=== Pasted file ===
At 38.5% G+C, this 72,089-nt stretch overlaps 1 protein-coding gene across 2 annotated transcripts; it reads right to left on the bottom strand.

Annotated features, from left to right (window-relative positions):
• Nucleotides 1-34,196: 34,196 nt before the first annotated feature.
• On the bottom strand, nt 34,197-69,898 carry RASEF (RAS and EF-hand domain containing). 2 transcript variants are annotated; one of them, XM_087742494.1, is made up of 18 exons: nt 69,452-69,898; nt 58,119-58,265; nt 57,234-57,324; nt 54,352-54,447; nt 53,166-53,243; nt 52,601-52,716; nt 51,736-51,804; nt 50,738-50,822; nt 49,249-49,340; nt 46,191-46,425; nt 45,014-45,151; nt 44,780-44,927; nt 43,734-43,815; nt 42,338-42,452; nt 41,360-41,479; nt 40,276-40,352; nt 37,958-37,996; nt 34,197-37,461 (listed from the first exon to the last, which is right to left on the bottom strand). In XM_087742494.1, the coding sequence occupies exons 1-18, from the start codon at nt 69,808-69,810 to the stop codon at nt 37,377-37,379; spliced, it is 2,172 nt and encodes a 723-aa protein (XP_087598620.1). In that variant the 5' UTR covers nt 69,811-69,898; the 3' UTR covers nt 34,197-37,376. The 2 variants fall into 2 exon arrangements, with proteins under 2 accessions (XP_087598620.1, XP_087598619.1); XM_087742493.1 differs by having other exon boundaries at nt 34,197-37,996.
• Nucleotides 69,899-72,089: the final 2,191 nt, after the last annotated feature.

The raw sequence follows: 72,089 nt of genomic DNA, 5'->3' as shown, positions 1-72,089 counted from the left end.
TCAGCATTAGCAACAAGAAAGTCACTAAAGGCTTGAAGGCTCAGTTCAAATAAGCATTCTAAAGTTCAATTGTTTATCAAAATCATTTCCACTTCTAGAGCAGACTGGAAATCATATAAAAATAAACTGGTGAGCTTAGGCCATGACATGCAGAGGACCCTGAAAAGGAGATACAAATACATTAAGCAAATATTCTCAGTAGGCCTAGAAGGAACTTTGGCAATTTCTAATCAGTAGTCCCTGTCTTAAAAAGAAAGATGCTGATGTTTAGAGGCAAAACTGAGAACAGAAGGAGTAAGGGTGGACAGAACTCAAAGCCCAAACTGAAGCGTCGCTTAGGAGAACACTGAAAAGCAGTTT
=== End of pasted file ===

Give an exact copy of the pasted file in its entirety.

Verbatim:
At 38.5% G+C, this 72,089-nt stretch overlaps 1 protein-coding gene across 2 annotated transcripts; it reads right to left on the bottom strand.

Annotated features, from left to right (window-relative positions):
• Nucleotides 1-34,196: 34,196 nt before the first annotated feature.
• On the bottom strand, nt 34,197-69,898 carry RASEF (RAS and EF-hand domain containing). 2 transcript variants are annotated; one of them, XM_087742494.1, is made up of 18 exons: nt 69,452-69,898; nt 58,119-58,265; nt 57,234-57,324; nt 54,352-54,447; nt 53,166-53,243; nt 52,601-52,716; nt 51,736-51,804; nt 50,738-50,822; nt 49,249-49,340; nt 46,191-46,425; nt 45,014-45,151; nt 44,780-44,927; nt 43,734-43,815; nt 42,338-42,452; nt 41,360-41,479; nt 40,276-40,352; nt 37,958-37,996; nt 34,197-37,461 (listed from the first exon to the last, which is right to left on the bottom strand). In XM_087742494.1, the coding sequence occupies exons 1-18, from the start codon at nt 69,808-69,810 to the stop codon at nt 37,377-37,379; spliced, it is 2,172 nt and encodes a 723-aa protein (XP_087598620.1). In that variant the 5' UTR covers nt 69,811-69,898; the 3' UTR covers nt 34,197-37,376. The 2 variants fall into 2 exon arrangements, with proteins under 2 accessions (XP_087598620.1, XP_087598619.1); XM_087742493.1 differs by having other exon boundaries at nt 34,197-37,996.
• Nucleotides 69,899-72,089: the final 2,191 nt, after the last annotated feature.

The raw sequence follows: 72,089 nt of genomic DNA, 5'->3' as shown, positions 1-72,089 counted from the left end.
TCAGCATTAGCAACAAGAAAGTCACTAAAGGCTTGAAGGCTCAGTTCAAATAAGCATTCTAAAGTTCAATTGTTTATCAAAATCATTTCCACTTCTAGAGCAGACTGGAAATCATATAAAAATAAACTGGTGAGCTTAGGCCATGACATGCAGAGGACCCTGAAAAGGAGATACAAATACATTAAGCAAATATTCTCAGTAGGCCTAGAAGGAACTTTGGCAATTTCTAATCAGTAGTCCCTGTCTTAAAAAGAAAGATGCTGATGTTTAGAGGCAAAACTGAGAACAGAAGGAGTAAGGGTGGACAGAACTCAAAGCCCAAACTGAAGCGTCGCTTAGGAGAACACTGAAAAGCAGTTT